Therapeutics - Infectious disease 1

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kyleannkelsey
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283524
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Therapeutics - Infectious disease 1
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2014-09-21 13:31:18
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Therapeutics Infectious disease
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Therapeutics - Infectious disease
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  1. What is the MIC?
    • Minimum inhibitory concentration
    • The amount of drug that will inhibit the growth of an organism
  2. What is the MBC?
    • Minimum bactericidal concentration
    • Amount of drug that will kill an organism
  3. What are the classes of Beta lactams?
    • Penicillins
    • Cephalosporins
    • Carbepenems
    • Monobactams
  4. Mechanisms of resistance for organisms is often the same within a ___________.
    Class
  5. A high or low MIC indicates that the organism is susceptible to that drug?
    Low
  6. Would you use PCN against a staph infection?
    No
  7. Would you use PCN against a strep infection?
    Yes
  8. Describe the coverage of PCN as was shown on the chart in class:
    • Good: Streptococcus, S. pneumoniae
    • Poor: H. influenza, Staph, E. faecalis, E. faecium, Peptostreptococcus, anaerobes
    • No: gram negative, except H. influenza
  9. What is the general coverage of PCNs (not chart)?
    • Streptococcal infections including: Streptococcus pyogenes (Group A), Streptococcus pneumoniae (PCN sensitive), Group B streptococcus
    • Trepomena pallidum (syphilis)
    • Neisseria meningitidis
    • Peptostreptococcus infections (anaerobic infections - above the diaphragm) (MOUTH)
  10. What is the IV preparation for PCN?
    Pen G
  11. What is the Oral preparation or PCN?
    Pen VK
  12. How is PCN eliminated?
    Renally
  13. 250 mg of PCN is equivalent to how many units?
    400,000 units = 250 mg
  14. What is the T1/2 of PCN in ESRD?
    8-20
  15. What is the Normal IV dose of PCN?
    0.5-4 mU Q4hrs
  16. What is the Normal dose of PCN?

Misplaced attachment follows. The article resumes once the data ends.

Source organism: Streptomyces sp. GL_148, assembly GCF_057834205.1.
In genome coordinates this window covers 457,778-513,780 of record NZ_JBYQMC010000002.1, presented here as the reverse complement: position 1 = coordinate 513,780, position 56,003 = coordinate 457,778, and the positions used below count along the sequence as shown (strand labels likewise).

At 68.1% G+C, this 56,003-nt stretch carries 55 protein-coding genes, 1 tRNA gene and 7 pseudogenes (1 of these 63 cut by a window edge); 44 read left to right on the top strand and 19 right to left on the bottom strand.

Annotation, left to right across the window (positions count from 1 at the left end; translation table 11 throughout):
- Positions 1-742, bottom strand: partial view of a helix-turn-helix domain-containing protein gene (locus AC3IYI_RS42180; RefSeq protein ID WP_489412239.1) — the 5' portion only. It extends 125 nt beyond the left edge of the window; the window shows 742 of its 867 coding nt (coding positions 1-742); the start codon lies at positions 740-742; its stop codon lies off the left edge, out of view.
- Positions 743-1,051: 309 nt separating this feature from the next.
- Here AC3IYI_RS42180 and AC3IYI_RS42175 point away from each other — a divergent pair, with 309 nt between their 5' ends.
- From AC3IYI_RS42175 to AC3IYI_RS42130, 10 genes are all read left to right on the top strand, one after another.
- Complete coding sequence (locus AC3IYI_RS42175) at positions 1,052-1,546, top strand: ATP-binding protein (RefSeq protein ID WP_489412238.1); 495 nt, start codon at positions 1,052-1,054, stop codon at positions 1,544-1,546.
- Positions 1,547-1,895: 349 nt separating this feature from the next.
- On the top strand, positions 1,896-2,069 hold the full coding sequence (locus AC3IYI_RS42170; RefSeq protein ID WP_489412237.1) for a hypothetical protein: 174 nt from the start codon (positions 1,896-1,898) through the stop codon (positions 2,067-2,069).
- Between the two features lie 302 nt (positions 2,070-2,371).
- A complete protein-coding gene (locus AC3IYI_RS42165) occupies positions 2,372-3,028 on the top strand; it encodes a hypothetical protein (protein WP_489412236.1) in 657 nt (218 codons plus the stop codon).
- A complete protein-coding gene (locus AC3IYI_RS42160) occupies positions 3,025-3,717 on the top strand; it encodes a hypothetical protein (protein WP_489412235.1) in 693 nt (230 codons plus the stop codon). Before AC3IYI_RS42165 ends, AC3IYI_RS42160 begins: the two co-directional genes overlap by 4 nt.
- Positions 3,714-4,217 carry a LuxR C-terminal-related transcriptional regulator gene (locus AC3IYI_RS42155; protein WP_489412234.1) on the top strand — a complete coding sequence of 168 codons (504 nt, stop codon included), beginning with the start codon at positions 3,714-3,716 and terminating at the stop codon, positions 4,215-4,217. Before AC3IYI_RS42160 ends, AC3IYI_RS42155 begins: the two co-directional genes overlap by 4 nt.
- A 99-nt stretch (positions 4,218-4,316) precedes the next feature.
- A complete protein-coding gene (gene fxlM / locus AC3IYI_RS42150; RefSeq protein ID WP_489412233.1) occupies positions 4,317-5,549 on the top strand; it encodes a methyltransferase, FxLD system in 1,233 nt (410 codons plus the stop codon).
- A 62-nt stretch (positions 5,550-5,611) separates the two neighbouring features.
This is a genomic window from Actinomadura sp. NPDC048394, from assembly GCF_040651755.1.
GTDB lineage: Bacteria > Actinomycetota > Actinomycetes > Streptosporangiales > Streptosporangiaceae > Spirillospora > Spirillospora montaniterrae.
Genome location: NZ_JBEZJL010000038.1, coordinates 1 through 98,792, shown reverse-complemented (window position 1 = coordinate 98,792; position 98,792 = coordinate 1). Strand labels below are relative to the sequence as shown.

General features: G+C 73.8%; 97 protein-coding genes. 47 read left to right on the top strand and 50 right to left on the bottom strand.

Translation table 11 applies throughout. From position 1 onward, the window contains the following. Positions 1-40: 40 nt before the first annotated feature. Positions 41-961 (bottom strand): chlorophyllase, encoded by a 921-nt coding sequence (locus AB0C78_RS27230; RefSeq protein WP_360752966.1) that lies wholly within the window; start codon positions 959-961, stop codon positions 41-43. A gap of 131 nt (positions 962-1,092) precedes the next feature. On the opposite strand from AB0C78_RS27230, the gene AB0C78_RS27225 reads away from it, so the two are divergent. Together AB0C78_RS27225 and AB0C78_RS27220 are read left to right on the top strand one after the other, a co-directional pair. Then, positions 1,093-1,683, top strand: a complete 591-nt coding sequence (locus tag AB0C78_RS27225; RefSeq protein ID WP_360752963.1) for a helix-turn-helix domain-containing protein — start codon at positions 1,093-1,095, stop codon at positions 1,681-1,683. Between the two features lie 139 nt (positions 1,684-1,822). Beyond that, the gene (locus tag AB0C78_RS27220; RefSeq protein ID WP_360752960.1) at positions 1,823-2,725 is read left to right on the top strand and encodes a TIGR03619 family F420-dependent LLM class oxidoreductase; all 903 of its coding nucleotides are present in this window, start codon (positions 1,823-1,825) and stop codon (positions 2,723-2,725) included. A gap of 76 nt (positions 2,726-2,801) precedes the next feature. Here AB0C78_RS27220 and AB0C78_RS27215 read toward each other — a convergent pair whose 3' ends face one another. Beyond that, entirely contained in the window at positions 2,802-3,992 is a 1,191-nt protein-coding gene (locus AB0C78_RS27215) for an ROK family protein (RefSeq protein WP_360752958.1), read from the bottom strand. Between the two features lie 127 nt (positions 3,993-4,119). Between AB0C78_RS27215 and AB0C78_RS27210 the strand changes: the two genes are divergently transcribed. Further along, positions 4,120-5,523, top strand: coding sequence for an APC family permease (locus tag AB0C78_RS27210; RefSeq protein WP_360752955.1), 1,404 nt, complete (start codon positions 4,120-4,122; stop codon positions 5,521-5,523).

250-500 mg QID
  17. What is the peak level for PCN G?
    25-63 ug/mL (2 Mu IV)
  18. What are the peak levels for PCN VK?
    5-6 ug/mL (500 mg)
  19. What is the T1/2 of PCN in a patient with uncompromised renal function?
    0.5 hours
  20. Allergy to PCN is mediated by what antibody?
    IgE
  21. With long term use of PCNs, what AE can occur?
    • Neutropenia
    • Thrombocytopenia
    • Interstitial nephritis
    • Eosinophilia
    • Drug fever
  22. If you do not adjust the PCN dose for renal insufficiency, what preventable AE do your risk?
    Seizures
  23. What is the most important kinetic/dynamic parameter in evaluating the efficacy of PCN?
    Time above MIC
  24. When a patient is on a PCN and develops diarrhea, at what point should you suggest they see their physician?
    >4-6 stools/day for >1 week
  25. What is TEN?
    • Toxic epidermal necrosis
    • A form of anaphylaxis
  26. What coverage (from the charts shown in class) does ampicillin have?
    • G+ bugs, some minimal G- coverage
    • Group A strep
    • S. pneumonia
    • E. faecalis
    • Peptostreptococcus
    • G-: H. influenza, N. gonorrhea
  27. Do Aminopenicillins cover Staph?
    No
  28. How does Ampicillin’s coverage of E. faecalis compare to PCN G/VK?
    4x better than PCN G/VK
  29. What are the dosage forms/route of administration available for aminopenicillins?
    • Ampicillin = IV or oral
    • Amoxacillin = oral
  30. Which aminopenicillin has better oral availability?
    Amoxicillin – better bioavailability (80%) vs. ampicillin (50%)
  31. How are aminopenicillins eliminated?
    Renally
  32. Which aminopenicillin has a SR formulation?
    Amoxacillin
  33. What are the normal doses for Aminopenicillins?
    • Ampicillin: 250-500 Q6h PO, or 50-200 mg/kg IV/day
    • Amoxicillin 250-1000 mg TID
  34. What is the half-life for ampicillin?
    • 1 hour in normal kidney function
    • 7-20 hours in renal insufficiency
  35. What are the peak levels for Aminopenicillins?
    • Ampicillin: 120 ug/mL (2 grams IV)
    • Amoxicillin: 5.5-7.5 ug/mL (500 mg PO)
  36. What are the aminopenicillins used for (not from the chart)?
    • Ampicillin: Streptococci, Enterococci, Listeria meningitis
    • Amoxicillin: Anthrax (in pregnancy), Pharyngotonsillitis, H. pylori, Otitis media infection – 1st episode
  37. Ampicillin is the drug of choice for what type of infections?
    Enterococcal
  38. What are the penicillinase resistant penicillins?
    • Nafcillin
    • oxacillin
    • dicloxacillin
    • cloxacillin
  39. What are the IV penicillinase resistant penicillins?
    • Nafcillin
    • oxacillin

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